The focus in the TPP on treaties that support greater IP office to IP office cooperation in the TPP (e.g, PCT, Madrid), also underscores that this is a treaty that not only aims to raise substantive norms, but also aims to facilitate greater utilization of IP in the TPP region among its members to facilitate economic integration.   It would be wrong of critics to characterize this agreement as solely a North-driven effort to impose its IP norms on the South.  In addition to cooperative commitments, there are also provisions on genetic resources, access to medicines (aligning with the Doha Declaration), traditional knowledge and capacity building that reflect the interests of developing countries.

China’s recent past has shown that China can enter into WTO plus commitments on IP.  The most notable are China’s  joining the WIPO Internet Treaties, and thereafter hosting and ratifying the Beijing Treaty on Audiovisual Performances.  However, there are also important areas that have not been specifically addressed in recent trade-related agreements, such as trade secrets, have generally shown little norm setting progress since China first enacted its trade secret law in 1993, which had arguably been undertaken in response to US pressure in 1992.

The history of the past several decades of foreign engagement with China has, however, generally shown that linkage-based diplomacy, where trade concessions may be extended or removed in exchange for / or due to violations of IP-related commitments, has likely been the most effective single factor in driving IP-related changes in China.   Many of the key IP-related commitments  evolved in response to normalization of US-China trade relations, as well as WTO accession.

With modern China’s professed interests in becoming an innovative economy, will the TPP spur additional changes that are in China’s long term interests?  What kind of challenge does the TPP set for China’s own economic plans, including the revisions to the current five year plan, the National IP Strategy and China’s efforts to become a strong IP country?

While TPP members were negotiating the final text of their agreement, China’s state planners were drafting a new five year plan, which will further underscore China’s commitment to developing an innovation-oriented economy (see chart below, prepared by Barclays on frequency of ‘innovation’ in the current five year plan).  China will need to look at what it gains in TPP accession in exchange for IP commitments which China may believe it is not yet prepared for, but that in the long run will clearly benefit in the Chinese economy and enable it to become more innovative.  Hopefully, Chinese reformers will seize on the TPP as a way to drive a new era of economic reform, prosperity and IP harmony.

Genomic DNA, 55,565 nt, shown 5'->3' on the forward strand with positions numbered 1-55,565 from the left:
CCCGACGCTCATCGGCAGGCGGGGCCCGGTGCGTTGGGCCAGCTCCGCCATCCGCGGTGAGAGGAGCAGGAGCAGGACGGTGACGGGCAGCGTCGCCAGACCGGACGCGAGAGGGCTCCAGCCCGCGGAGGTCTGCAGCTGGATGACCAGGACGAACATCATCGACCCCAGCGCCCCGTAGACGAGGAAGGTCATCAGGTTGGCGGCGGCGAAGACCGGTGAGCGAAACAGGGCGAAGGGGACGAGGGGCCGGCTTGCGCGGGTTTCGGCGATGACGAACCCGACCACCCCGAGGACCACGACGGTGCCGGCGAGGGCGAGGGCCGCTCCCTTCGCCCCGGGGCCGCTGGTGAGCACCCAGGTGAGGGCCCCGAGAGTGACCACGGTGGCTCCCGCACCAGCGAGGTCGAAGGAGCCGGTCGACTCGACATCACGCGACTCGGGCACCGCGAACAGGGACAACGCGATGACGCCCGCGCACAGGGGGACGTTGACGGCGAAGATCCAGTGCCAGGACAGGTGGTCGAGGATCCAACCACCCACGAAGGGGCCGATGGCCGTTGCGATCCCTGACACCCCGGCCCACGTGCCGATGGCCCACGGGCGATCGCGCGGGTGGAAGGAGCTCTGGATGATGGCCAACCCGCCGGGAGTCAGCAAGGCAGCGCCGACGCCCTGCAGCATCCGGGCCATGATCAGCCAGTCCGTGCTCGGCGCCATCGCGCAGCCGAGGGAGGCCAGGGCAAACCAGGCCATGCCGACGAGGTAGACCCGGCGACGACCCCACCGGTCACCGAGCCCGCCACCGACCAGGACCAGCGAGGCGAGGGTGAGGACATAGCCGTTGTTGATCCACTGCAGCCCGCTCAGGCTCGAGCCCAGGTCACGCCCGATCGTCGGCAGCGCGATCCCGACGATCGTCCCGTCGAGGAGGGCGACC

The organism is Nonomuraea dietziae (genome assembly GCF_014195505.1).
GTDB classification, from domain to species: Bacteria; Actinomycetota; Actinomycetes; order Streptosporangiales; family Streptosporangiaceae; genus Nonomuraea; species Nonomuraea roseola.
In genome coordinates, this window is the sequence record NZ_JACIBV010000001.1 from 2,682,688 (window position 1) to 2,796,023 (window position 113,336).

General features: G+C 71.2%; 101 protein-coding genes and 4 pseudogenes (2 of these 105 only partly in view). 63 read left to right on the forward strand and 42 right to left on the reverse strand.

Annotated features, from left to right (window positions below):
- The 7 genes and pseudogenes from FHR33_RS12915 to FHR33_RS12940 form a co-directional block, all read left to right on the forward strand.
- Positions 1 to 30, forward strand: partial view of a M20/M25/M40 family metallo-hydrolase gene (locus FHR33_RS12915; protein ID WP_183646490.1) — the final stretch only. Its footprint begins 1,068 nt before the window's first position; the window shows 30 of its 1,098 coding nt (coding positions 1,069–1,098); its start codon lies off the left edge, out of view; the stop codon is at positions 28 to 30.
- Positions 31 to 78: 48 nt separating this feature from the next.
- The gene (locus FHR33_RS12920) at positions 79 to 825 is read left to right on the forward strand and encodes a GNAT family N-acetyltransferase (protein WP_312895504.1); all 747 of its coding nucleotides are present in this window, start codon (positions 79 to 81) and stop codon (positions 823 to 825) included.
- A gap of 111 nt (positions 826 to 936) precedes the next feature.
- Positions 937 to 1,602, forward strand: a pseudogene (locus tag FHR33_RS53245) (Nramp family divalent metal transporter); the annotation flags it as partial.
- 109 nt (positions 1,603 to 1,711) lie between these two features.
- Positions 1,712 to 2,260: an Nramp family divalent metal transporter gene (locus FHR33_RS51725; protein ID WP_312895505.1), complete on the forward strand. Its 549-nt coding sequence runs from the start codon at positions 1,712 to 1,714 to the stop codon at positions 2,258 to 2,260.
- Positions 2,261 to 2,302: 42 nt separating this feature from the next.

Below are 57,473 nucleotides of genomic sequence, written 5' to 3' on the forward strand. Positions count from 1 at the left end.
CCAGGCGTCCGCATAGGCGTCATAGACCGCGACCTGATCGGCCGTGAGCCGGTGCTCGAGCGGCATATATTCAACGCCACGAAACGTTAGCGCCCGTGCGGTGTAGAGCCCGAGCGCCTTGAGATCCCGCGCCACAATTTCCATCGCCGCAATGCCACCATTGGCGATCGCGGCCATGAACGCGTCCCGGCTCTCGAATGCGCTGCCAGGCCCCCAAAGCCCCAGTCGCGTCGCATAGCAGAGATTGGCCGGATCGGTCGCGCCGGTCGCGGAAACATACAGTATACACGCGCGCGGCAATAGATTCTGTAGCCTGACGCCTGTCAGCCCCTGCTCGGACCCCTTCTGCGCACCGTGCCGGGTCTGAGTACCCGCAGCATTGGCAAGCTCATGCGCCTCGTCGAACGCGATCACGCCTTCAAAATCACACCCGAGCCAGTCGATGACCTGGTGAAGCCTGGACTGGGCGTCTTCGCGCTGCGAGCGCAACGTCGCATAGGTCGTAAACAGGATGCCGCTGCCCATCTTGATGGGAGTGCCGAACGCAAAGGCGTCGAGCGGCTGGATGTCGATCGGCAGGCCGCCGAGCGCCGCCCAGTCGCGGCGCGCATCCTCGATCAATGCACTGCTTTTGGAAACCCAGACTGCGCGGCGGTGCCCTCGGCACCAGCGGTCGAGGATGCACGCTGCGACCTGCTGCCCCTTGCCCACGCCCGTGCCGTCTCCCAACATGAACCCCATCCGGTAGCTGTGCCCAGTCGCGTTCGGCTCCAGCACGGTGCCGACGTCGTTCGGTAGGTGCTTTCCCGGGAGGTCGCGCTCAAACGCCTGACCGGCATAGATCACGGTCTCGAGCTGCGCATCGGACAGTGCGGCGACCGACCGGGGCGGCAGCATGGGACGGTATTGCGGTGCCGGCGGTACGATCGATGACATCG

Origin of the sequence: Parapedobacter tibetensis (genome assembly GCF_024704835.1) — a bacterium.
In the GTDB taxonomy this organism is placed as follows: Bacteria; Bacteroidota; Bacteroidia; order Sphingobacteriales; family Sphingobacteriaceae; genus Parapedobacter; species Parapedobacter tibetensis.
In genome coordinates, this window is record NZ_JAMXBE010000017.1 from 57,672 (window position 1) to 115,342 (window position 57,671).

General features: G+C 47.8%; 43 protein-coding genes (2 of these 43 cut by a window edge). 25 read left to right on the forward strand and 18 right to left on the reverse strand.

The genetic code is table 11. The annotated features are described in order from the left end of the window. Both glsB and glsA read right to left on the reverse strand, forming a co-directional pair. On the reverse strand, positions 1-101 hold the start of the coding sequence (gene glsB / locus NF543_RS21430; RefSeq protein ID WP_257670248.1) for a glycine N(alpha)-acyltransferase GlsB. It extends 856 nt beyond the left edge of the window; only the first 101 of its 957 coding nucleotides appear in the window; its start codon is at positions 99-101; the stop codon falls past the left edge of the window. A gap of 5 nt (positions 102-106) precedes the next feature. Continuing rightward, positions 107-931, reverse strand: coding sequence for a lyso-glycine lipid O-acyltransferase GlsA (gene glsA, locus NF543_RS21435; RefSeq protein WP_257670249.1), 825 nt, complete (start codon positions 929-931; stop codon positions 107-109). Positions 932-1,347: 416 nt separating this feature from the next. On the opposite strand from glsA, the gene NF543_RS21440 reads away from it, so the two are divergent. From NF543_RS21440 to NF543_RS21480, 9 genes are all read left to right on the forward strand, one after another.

Top picture: Amb. Robert Holleyman noted at a November 8, 2015 US Chamber event discussing TPP.

China’s Upward Path In Innovating: What Global Patent Data Shows


Thomson Reuters/Derwent has just published its 2014 State of Innovation Report. This report analyzes 12 key technology areas, and offers some interesting observations about China’s growing global role in patenting and innovation. Here are some results:

In most fields China did very well compared to other Asian economies. In some fields, China is a global leader. Many of these fields have also been a focus of China’s efforts to build a more innovative economy, or are considered a “strategic emerging industry.” In many cases, research institutions rather than companies continue to play a dominant, role.

In the Automotive Sector, there was no Chinese company amongst the top ten patent filers in Asia. The field was dominated by Japanese and Korean companies. Similarly, for Alternative Powered Vehicles, no Chinese company made the top 10 of Asia Pacific assignees. In Space Vehicles and Satellite technologies, seven Chinese institutions made the top 10 of Asia Pacific assignees.

The Computing and Peripherals technology area showed the most overall innovation of all sectors analyzed, with more than 300,000 unique inventions, more than twice as many inventions as Telecommunications, the next largest category. However, the subcategories reported didn’t reveal many Chinese stars. For example, In Smart Media, State Grid and Peking University made the top 10 of Asia Pacific assignees.   No mainland Chinese company made the Asia Pacific top 10 in Semiconductor materials and processes. In Mobile Telephony, Guangdong Oppos Mobile Telecommunications made the number six Asia Pacific slot.

Amongst Asia Pacific Kitchen invention assignees, Midea and Haier made the Asia Pacific top 10.  In the Beverage Fermentation area, SIPO Commissioner Shen’s alma mater, Dalian University of Technology, ranked number 5 among Asia Pacific assignees. China Petrochemical and South China University of Technology were also amongst the top 10.